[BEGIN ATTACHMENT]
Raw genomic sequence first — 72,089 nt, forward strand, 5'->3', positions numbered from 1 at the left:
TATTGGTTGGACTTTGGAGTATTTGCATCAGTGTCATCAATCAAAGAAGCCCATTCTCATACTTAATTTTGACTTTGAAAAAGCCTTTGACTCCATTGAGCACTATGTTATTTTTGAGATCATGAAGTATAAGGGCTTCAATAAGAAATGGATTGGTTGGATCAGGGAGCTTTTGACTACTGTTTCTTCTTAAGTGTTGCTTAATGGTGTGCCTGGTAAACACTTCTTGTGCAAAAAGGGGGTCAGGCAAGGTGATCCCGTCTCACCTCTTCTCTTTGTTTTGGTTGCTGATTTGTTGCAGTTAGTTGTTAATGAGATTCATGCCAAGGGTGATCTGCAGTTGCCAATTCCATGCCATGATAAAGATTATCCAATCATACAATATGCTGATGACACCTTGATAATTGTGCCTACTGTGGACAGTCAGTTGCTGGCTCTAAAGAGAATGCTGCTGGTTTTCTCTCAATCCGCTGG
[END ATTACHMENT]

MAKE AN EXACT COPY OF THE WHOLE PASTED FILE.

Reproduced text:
Raw genomic sequence first — 72,089 nt, forward strand, 5'->3', positions numbered from 1 at the left:
TATTGGTTGGACTTTGGAGTATTTGCATCAGTGTCATCAATCAAAGAAGCCCATTCTCATACTTAATTTTGACTTTGAAAAAGCCTTTGACTCCATTGAGCACTATGTTATTTTTGAGATCATGAAGTATAAGGGCTTCAATAAGAAATGGATTGGTTGGATCAGGGAGCTTTTGACTACTGTTTCTTCTTAAGTGTTGCTTAATGGTGTGCCTGGTAAACACTTCTTGTGCAAAAAGGGGGTCAGGCAAGGTGATCCCGTCTCACCTCTTCTCTTTGTTTTGGTTGCTGATTTGTTGCAGTTAGTTGTTAATGAGATTCATGCCAAGGGTGATCTGCAGTTGCCAATTCCATGCCATGATAAAGATTATCCAATCATACAATATGCTGATGACACCTTGATAATTGTGCCTACTGTGGACAGTCAGTTGCTGGCTCTAAAGAGAATGCTGCTGGTTTTCTCTCAATCCGCTGG